London, April 1987
Dreyfuss holds all the cards: money, power and no conscience. He steals Joanne from the busy streets in a moment; she wakes in a room with no windows. He spends months schooling her to obey, tearing her down with pain and terror. When she begins to break, as hope of escape fades... he reveals his final madness: he is vampire. She too, will be vampire: his Changeling. A greater battle begins. All she has is her will and the need to be free. Can she keep fighting, or will he win?
How long can she stay human?
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Morgan Gallagher is in her late 40s, and should know better, about spending her writing life with vampires. However, she has no choice, as they refuse to go away and leave her alone.
Morgan has been writing since she was 12 years old, and turned her hand to many things, in order to earn her bread. As a mature student, she earned a first class honours degree in Film & English Studies from UEA, studied at Masters level in Film & Television at Warwick University, and undertaken research into teaching creativity as part of a Masters in Media Education at the British Film Institute. As part of her undergraduate degree, she took several units in creative writing at UEA, gaining 97% for one assignment, a department record. She is also a fully qualified Drama Teacher.
Currently caring full time for her severely disabled husband and raising her six year old son, she spends much of her time in volunteer and charity work, helping support mothers and babies in trouble, particularly those in need of breastfeeding support and advocacy. She has been involved in campaigns to stop child detention at Yarl’s Wood Detention Centre and campaigns for babies’ human rights. Her lactavist writings are well known and widely circulated and she talks at conferences and events, on both breastfeeding and Film & Television.
Severely dyslexic, none of this is easy. Why does she write? “I don’t have a choice. It just is. You may as well ask, why do I breathe?”
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I’ve been writing the whole of my life, really! I’ve always incorporated lots from my everyday life and observations, into my creative thinking. It all travels along the same path into my subconscious, really. I started the first page of the novel, on the day I had a very difficult day with a psychotherapist I was seeing for a sustained writer’s block. I felt my mind was being bored into, by this other being, who wanted to see inside me and see how I ticked. Immediately after the session I wrote the scene where Dreyfuss first feeds from Joanne, and she resists. That’s how I felt that day.
About a year before, Suzy Lamplugh had vanished into thin air in London, and there was a huge media fuss about how someone could literally disappear without trace in busy London, in plain view one moment, and gone the next. I was in and around London a great deal at that time, and it had always stuck in my head that the world around us was transient, if it could be stolen away from us, in a moment. This melded with the later scene of the blood taking, and became... what if the person, who took you, was a vampire? It just made sense to me, that people can be stolen, utterly, and completely and what if the person who did the taking, wasn’t human?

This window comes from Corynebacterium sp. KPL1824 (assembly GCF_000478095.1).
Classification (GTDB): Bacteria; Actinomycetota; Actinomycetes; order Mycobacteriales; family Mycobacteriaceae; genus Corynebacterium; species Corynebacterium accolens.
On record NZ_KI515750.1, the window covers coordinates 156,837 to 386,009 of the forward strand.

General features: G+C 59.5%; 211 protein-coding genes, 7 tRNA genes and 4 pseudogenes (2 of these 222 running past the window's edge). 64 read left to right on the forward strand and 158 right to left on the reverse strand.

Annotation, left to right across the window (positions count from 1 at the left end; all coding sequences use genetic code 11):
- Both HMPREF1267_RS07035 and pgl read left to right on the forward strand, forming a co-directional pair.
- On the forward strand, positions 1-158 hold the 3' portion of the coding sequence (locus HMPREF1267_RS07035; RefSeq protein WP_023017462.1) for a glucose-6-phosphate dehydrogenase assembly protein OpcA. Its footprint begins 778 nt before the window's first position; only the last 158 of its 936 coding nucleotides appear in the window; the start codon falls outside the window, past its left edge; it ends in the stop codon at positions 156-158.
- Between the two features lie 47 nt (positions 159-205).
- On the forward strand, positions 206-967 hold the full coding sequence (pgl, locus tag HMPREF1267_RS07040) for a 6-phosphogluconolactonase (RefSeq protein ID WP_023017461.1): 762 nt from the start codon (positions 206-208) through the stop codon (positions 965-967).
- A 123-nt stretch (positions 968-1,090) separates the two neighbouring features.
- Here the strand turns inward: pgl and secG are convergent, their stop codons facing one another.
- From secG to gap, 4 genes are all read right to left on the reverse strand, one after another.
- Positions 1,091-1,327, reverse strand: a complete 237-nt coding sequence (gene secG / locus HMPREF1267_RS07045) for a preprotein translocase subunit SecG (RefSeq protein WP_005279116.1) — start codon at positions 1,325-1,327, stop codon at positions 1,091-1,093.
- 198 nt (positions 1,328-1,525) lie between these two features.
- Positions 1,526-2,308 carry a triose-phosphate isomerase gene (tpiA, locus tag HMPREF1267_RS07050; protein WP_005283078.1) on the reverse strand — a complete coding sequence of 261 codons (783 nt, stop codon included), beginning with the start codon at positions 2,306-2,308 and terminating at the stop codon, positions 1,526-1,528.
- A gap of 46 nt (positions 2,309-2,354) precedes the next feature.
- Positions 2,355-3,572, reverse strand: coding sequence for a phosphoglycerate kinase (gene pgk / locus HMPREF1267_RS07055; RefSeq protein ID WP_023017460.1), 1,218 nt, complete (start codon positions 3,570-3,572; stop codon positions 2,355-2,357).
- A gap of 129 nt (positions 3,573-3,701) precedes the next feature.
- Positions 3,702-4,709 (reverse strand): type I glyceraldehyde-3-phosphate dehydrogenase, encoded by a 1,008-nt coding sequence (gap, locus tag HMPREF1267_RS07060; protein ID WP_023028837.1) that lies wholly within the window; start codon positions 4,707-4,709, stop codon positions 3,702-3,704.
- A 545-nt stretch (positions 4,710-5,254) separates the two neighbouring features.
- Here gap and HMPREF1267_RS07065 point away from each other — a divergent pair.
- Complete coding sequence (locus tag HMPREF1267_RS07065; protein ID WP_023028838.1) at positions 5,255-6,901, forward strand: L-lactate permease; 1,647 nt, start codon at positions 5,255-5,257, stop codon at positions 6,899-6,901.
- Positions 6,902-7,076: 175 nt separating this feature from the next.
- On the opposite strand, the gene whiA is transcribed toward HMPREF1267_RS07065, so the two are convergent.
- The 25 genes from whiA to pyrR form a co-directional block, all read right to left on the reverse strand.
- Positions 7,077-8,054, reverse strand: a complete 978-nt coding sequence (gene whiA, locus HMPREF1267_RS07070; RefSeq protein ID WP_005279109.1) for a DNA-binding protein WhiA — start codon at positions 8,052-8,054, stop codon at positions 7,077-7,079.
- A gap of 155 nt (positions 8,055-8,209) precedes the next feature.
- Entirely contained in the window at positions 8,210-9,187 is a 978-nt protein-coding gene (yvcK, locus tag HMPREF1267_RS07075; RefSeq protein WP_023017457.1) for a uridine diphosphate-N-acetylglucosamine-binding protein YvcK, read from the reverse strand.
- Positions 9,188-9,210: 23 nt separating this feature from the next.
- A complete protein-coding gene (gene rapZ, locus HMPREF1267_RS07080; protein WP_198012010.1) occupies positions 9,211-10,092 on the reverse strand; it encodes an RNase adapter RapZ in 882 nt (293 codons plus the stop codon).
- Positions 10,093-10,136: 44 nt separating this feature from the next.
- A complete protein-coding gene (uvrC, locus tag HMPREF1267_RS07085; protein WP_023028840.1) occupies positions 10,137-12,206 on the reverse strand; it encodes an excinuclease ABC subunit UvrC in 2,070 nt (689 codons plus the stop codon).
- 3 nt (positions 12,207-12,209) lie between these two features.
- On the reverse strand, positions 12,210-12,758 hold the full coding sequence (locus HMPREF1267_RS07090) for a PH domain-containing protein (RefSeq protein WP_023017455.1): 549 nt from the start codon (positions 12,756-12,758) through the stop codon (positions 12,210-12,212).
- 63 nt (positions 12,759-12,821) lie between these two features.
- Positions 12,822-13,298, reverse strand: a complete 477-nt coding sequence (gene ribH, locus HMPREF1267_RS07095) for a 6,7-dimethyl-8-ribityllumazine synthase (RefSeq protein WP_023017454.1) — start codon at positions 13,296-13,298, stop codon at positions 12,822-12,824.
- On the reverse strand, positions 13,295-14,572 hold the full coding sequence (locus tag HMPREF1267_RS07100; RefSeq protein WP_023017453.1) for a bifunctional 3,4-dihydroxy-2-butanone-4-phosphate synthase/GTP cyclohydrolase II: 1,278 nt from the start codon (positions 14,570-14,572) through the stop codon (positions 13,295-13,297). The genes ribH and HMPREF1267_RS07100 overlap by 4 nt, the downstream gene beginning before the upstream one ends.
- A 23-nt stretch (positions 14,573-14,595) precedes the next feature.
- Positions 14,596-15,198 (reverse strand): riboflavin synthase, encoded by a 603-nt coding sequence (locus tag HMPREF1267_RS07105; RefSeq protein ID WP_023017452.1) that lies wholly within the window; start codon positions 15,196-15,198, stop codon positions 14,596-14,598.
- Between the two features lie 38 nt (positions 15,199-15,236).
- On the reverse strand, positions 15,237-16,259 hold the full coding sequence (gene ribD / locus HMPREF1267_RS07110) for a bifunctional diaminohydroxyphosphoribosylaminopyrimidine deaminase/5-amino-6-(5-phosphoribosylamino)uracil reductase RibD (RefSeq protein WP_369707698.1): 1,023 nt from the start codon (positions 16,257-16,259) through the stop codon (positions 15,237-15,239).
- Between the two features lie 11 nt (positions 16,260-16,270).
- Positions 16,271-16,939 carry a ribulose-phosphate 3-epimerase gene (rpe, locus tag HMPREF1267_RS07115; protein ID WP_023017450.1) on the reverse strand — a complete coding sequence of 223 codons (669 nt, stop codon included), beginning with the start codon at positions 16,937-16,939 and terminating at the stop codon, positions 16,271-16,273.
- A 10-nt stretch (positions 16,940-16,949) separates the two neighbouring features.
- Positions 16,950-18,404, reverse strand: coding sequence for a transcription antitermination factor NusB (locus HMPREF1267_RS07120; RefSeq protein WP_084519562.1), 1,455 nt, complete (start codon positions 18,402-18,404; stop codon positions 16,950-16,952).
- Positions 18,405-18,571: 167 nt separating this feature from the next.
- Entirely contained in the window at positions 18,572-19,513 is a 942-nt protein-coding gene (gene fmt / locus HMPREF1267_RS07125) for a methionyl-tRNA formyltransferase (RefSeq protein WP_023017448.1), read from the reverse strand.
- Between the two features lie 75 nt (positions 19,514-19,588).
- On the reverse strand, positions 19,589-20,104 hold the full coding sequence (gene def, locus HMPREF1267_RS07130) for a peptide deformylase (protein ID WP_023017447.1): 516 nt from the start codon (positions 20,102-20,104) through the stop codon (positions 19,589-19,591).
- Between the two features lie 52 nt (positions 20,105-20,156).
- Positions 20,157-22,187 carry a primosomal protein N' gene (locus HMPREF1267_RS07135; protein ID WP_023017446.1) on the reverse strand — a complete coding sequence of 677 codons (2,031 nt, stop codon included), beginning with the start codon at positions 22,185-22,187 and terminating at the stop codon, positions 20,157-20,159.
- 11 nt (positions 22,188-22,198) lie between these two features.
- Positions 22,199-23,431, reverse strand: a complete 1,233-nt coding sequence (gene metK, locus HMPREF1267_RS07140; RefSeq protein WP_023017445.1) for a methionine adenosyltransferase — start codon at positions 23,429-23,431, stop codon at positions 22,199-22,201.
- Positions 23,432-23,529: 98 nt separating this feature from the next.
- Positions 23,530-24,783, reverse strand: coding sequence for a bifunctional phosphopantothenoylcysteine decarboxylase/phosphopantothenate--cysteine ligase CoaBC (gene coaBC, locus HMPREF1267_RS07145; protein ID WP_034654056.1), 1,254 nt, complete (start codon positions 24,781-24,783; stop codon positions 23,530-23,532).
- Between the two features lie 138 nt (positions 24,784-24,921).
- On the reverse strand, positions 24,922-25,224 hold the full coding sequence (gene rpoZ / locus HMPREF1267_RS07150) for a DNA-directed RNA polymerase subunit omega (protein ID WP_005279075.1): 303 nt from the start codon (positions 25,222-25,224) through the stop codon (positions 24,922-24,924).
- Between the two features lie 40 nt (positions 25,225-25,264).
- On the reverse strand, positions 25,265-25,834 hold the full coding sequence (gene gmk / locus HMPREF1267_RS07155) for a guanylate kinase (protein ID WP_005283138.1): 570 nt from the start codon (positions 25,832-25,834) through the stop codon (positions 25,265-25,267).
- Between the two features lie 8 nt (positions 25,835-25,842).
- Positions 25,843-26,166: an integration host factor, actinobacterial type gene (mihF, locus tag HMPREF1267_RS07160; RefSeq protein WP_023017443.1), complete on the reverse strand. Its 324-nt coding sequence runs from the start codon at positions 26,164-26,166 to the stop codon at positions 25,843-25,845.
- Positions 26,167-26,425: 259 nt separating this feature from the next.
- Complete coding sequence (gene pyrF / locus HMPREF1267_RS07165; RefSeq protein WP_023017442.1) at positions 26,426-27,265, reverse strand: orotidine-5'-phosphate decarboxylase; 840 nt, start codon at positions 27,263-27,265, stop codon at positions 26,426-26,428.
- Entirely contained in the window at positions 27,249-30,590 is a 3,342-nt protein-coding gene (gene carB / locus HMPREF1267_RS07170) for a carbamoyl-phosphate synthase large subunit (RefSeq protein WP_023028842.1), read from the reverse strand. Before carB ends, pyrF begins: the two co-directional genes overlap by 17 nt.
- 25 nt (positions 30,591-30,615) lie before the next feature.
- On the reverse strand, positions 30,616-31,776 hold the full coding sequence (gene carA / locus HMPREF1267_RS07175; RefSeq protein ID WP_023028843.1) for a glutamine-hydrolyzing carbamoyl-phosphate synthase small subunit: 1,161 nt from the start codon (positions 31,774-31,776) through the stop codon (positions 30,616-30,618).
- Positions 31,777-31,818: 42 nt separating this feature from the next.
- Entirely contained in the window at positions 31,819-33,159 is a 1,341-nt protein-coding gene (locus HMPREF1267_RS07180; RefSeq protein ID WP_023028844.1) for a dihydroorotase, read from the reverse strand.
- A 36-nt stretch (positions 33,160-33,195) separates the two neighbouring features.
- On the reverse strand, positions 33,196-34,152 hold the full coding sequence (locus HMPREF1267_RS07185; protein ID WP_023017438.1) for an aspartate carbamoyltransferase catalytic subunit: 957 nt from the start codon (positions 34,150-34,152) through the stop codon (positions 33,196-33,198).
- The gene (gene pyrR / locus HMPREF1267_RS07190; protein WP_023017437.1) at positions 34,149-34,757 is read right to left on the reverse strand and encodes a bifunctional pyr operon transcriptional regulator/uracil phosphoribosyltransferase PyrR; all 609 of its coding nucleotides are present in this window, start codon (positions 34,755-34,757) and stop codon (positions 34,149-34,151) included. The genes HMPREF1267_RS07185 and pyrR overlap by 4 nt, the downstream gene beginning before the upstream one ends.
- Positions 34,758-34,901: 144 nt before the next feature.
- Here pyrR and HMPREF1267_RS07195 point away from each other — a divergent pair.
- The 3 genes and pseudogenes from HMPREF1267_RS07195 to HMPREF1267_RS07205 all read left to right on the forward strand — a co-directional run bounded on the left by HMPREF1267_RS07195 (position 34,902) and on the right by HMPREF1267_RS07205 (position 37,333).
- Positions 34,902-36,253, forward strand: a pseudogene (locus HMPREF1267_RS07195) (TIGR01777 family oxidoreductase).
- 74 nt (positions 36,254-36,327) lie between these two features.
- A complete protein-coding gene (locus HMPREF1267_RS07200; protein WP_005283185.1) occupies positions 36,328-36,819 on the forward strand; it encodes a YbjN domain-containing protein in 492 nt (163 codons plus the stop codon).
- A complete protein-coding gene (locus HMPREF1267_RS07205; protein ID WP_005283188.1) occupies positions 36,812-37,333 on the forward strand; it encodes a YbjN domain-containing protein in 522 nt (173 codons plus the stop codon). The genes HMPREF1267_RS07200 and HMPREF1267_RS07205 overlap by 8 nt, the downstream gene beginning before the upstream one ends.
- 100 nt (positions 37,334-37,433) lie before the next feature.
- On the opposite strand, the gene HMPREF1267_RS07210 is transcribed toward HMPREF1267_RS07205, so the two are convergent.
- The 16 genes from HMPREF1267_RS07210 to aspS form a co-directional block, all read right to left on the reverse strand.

Most horror writers are male, and women are often fodder in horror stories, and they die horribly but the reality is ducked. I don’t duck. The traditional vampire creeps into your bedroom at night, beds you against your will and sucks your soul, and free will from you. They change you to their image, and as a female consumer you are supposed to thrill to the darkness wooing you and tremble with hidden desires at the touch of the invader. You fall into it, and enjoy the overcoming- all the way back to Lucy Westerna and Mina Harker, this trope appears in vampire fiction. It’s described as romance and adventure. I don’t see it that way. I call it rape.
The name of the novel came out of growing up in Scotland, the legend of the fairy Changelings was a very strong part of my child hood. In Scotland, fairies aren’t cute. They are taller than humans and cut your heart out in a second. They can give you riches in the morning and take your eyes out in the afternoon: capricious and alien. A Changeling is both gifted, and cursed, and belongs with neither humans, nor fairies. Once they are taken, they become in-between people. Humans can want to be taken, as it looks glamorous, and there is the never ageing thing: but it never ends well for them. It was an obvious choice to describe a human being taken by a vampire, and being changed forever.
The next book in the series, “Lucifer’s Stepdaughter” is a much more traditional narrative – lots of people, lots of events, and a puzzle to be solved. Lots of new vampires, and a deeper understanding of the vampire world. Dreyfuss, the only vampire in Changeling, doesn’t always tell the truth, so my main protagonist has to find out what he said that was true, and was false. It’s much more fun than Changeling, but with elements just as dark. It’s over half done, unfortunately, the last half. So a lot of slog in front of me to stitch it together. It’s already quite interesting having people who’ve read Changeling, clamouring for the next one. I’m wondering how I’ll cope with the pressure.